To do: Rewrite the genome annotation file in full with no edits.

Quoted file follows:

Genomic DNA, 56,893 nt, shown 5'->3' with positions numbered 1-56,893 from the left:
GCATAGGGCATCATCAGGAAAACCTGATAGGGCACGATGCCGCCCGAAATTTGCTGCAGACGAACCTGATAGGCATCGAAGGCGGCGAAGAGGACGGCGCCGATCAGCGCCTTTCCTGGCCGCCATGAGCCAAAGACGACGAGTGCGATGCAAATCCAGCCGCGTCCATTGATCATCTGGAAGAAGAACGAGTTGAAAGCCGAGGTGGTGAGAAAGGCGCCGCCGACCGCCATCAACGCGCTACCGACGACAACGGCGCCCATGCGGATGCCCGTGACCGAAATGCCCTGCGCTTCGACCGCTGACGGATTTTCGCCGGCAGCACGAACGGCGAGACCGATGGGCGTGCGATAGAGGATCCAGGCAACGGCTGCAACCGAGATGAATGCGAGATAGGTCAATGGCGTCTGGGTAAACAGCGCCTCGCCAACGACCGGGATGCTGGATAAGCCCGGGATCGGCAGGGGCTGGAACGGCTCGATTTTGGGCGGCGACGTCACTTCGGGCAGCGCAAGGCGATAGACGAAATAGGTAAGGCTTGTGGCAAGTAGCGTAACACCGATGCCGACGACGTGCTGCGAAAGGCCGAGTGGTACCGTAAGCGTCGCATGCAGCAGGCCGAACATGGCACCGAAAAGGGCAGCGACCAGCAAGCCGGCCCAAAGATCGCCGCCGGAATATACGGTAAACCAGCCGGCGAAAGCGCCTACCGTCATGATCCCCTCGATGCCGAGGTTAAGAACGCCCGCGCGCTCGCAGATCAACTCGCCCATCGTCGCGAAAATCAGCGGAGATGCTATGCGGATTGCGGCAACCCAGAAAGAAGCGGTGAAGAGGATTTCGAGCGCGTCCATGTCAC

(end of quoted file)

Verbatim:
Genomic DNA, 56,893 nt, shown 5'->3' with positions numbered 1-56,893 from the left:
GCATAGGGCATCATCAGGAAAACCTGATAGGGCACGATGCCGCCCGAAATTTGCTGCAGACGAACCTGATAGGCATCGAAGGCGGCGAAGAGGACGGCGCCGATCAGCGCCTTTCCTGGCCGCCATGAGCCAAAGACGACGAGTGCGATGCAAATCCAGCCGCGTCCATTGATCATCTGGAAGAAGAACGAGTTGAAAGCCGAGGTGGTGAGAAAGGCGCCGCCGACCGCCATCAACGCGCTACCGACGACAACGGCGCCCATGCGGATGCCCGTGACCGAAATGCCCTGCGCTTCGACCGCTGACGGATTTTCGCCGGCAGCACGAACGGCGAGACCGATGGGCGTGCGATAGAGGATCCAGGCAACGGCTGCAACCGAGATGAATGCGAGATAGGTCAATGGCGTCTGGGTAAACAGCGCCTCGCCAACGACCGGGATGCTGGATAAGCCCGGGATCGGCAGGGGCTGGAACGGCTCGATTTTGGGCGGCGACGTCACTTCGGGCAGCGCAAGGCGATAGACGAAATAGGTAAGGCTTGTGGCAAGTAGCGTAACACCGATGCCGACGACGTGCTGCGAAAGGCCGAGTGGTACCGTAAGCGTCGCATGCAGCAGGCCGAACATGGCACCGAAAAGGGCAGCGACCAGCAAGCCGGCCCAAAGATCGCCGCCGGAATATACGGTAAACCAGCCGGCGAAAGCGCCTACCGTCATGATCCCCTCGATGCCGAGGTTAAGAACGCCCGCGCGCTCGCAGATCAACTCGCCCATCGTCGCGAAAATCAGCGGAGATGCTATGCGGATTGCGGCAACCCAGAAAGAAGCGGTGAAGAGGATTTCGAGCGCGTCCATGTCAC